Yeah, well every time I try to work out a deal to get one of those "diesel" heads for my 277 so I can Bragg a little also, it seems like they are always "unubtainium"

What do I gots to do.....emoji15.pngemoji848.pngemoji15.pngemoji848.pngemoji15.pngemoji848.png

 

Guy, you know I really do want to port a head for you... It's true...

I'm certain I can make almost any port work at it's best efficiency for a given carb / valve combo....  I have always informed anyone who would listen that you can do all the mods you do to an engine be a better "air pump" ... Exhaust/cams/carbs/displacement/compression... All the good stuff...

But since ALL those things need to breathe through the ports... ALL of them are handicapped from their true potential if the port isn't right....  Make the porting right and EVERYTHING pulls harder...

I have a collection of porting tools having evolved over for about 40 years.... I can do whatever can be done to any port I want... And I'm pretty good with epoxy when a port shape or volume isn't condusive to flow... Not bragging... Just what it is...

But what I don't have is a serdi or other top end setup for doing more involved valve projects...

I have a collection of NeWay valve equipment and have a bench setup for valve work... I also have the NeWay motor drive for the cutters.... And it all works great for cutting efficient flowing multi angle valve seats... And it works fine for cutting 1 or 2mm oversize seats if the original seats are dimensioned to allow....it just takes quite a bit longer to move a lot of material...

But I don't have the capability to cut and install oversize seats... And cutting big valves and sinking seats lower to account for added overlap valve to valve clearance with big cams... Is out of the comfort zone for the equipment I have...

I have the pushers and guide reamers for the 450 4 valve thumpers , but not for much else....

Your builds are pretty much outer limits and while the ports and seat cutting up to 2mm over isn't a problem, I just don't have what is needed to to the short guides and oversize seats and oversize sunken valves to do your big bore big cam stroker engine setups....

Sad as it is....

Edited by mixxer
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All apologies to the OP for the thread hijack...!

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Guy, you know I really do want to port a head for you... It's true...

I'm certain I can make almost any port work at it's best efficiency for a given carb / valve combo....  I have always informed anyone who would listen that you can do all the mods you do to an engine be a better "air pump" ... Exhaust/cams/carbs/displacement/compression... All the good stuff...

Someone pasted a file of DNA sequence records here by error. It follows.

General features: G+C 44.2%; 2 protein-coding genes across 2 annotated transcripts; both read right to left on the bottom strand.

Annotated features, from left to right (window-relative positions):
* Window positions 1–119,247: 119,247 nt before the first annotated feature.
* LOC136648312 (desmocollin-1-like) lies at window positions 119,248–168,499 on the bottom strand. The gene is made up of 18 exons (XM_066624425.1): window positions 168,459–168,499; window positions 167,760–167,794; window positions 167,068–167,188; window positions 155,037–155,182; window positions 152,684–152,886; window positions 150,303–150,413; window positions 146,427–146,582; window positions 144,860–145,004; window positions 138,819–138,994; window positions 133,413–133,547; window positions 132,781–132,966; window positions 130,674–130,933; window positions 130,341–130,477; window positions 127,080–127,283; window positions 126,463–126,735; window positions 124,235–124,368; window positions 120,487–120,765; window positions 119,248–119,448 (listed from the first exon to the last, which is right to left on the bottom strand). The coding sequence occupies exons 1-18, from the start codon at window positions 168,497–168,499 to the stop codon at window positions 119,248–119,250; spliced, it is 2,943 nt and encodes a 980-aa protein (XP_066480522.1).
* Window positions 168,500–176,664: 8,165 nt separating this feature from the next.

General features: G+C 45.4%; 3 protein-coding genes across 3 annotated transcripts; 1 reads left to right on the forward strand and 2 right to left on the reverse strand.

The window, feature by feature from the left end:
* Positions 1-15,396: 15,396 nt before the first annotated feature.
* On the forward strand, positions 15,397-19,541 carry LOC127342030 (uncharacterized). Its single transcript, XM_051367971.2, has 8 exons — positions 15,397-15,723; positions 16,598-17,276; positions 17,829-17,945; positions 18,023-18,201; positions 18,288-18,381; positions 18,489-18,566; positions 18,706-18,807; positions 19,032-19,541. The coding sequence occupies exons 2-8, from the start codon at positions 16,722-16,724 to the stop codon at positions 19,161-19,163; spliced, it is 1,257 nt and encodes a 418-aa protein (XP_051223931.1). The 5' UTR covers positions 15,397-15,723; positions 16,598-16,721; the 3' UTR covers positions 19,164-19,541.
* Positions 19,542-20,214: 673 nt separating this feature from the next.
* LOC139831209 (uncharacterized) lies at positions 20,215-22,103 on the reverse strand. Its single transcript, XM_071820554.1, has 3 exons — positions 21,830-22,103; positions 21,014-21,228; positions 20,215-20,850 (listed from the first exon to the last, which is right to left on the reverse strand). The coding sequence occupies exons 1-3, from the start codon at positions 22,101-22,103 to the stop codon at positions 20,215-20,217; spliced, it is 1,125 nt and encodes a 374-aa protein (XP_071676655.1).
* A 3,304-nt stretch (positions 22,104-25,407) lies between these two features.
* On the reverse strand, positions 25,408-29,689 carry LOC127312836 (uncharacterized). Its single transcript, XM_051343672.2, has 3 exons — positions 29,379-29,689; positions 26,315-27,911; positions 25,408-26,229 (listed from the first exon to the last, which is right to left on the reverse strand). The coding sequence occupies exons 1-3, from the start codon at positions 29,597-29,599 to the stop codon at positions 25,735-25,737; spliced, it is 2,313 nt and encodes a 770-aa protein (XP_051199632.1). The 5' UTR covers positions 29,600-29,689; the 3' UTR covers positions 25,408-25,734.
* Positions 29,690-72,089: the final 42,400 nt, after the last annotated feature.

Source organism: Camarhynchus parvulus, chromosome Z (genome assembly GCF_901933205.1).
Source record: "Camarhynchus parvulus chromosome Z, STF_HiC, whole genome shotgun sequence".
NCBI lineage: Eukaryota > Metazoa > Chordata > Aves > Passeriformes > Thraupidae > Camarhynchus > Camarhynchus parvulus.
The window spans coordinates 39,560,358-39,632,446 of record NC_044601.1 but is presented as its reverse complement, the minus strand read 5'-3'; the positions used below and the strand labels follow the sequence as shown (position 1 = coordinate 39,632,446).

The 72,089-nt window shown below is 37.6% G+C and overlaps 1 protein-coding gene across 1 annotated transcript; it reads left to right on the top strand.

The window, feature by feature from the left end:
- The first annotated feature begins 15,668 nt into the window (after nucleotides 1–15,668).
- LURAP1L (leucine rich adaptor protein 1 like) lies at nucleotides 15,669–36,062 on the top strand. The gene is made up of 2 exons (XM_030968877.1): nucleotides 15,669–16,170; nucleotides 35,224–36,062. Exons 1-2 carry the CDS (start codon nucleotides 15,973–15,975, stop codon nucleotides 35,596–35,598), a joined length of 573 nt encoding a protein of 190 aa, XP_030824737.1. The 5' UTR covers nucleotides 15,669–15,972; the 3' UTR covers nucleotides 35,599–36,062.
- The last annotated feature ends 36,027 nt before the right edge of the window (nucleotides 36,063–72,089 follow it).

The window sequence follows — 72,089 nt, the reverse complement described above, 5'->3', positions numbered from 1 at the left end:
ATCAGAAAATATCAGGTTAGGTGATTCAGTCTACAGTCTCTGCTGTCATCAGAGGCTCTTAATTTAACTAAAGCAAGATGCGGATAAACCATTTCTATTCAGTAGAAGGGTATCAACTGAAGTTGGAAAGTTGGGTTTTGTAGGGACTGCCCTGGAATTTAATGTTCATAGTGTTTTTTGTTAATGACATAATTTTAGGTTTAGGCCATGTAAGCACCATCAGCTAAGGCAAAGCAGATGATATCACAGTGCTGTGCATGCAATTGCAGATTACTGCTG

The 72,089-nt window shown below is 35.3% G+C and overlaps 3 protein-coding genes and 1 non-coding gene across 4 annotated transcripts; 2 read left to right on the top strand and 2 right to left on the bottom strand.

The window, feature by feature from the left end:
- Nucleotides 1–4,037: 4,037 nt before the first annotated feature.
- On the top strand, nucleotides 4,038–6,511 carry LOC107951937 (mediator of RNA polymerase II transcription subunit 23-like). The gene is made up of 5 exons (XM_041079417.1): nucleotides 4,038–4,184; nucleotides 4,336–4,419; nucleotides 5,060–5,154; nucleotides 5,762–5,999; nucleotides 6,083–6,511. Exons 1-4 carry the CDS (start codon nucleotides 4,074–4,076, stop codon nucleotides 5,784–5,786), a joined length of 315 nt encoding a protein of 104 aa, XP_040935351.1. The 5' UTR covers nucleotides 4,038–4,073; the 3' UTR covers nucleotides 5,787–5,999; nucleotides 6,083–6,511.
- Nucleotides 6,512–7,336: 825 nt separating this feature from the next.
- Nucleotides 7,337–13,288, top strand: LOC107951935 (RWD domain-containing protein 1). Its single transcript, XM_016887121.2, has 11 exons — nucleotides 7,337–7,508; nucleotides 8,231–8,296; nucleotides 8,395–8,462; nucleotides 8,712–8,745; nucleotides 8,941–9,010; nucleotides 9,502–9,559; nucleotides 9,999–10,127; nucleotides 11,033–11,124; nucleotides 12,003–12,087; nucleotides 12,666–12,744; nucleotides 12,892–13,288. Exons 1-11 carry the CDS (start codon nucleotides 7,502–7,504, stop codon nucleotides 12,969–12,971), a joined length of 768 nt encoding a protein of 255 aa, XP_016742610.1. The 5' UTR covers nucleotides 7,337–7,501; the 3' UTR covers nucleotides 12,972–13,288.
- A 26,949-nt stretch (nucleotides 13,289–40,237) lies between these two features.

But since ALL those things need to breathe through the ports... ALL of them are handicapped from their true potential if the port isn't right....  Make the porting right and EVERYTHING pulls harder...

I have a collection of porting tools having evolved over for about 40 years.... I can do whatever can be done to any port I want... And I'm pretty good with epoxy when a port shape or volume isn't condusive to flow... Not bragging... Just what it is...

But what I don't have is a serdi or other top end setup for doing more involved valve projects...

I have a collection of NeWay valve equipment and have a bench setup for valve work... I also have the NeWay motor drive for the cutters.... And it all works great for cutting efficient flowing multi angle valve seats... And it works fine for cutting 1 or 2mm oversize seats if the original seats are dimensioned to allow....it just takes quite a bit longer to move a lot of material...

But I don't have the capability to cut and install oversize seats... And cutting big valves and sinking seats lower to account for added overlap valve to valve clearance with big cams... Is out of the comfort zone for the equipment I have...

I have the pushers and guide reamers for the 450 4 valve thumpers , but not for much else....

Your builds are pretty much outer limits and while the ports and seat cutting up to 2mm over isn't a problem, I just don't have what is needed to to the short guides and oversize seats and oversize sunken valves to do your big bore big cam stroker engine setups....

Sad as it is....

 

 

I got a dream AND I got a plan.... to make it all worth it.... for both of us.... stay tuned.

 

 

But to keep on track with the Op's original intent,

You can add a disk brake and your rear brake will work fine. But you may know (or not?) that the front brake provides AT LEAST 80% of your braking power.... my own bikes 95%.

 

If you have lots of $ (and time) for a rear disk set up, go for it.

But may I suggest, for the largest bang for the buck, simply add more compression, for the cost, it's probably, depends on what you pay for parts and how much is your time worth, double the smiles for the $ spent.....

O I C:

With more power, you need more brakes.......

 

Possibly, but shouldn't you really try it first,

 

Depends on your budget of course....

 

I agree, sorry for the high jack, but if you on a budget and could use some extra power, hopefully that you will at least consider your options.

 

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The rear brake isn't a huge issue for me, it's just crappy enough that I thought mine may not be working it's best but it sounds like the norm with drum brakes.  I do use engine braking and front brake the majority the time anyway.  I can't go fast enough yet with the stock suspension to need more brake power, I've almost been flipped over the handlebars twice already lol.

No worries on hijacking, I'll read anything.  :ride: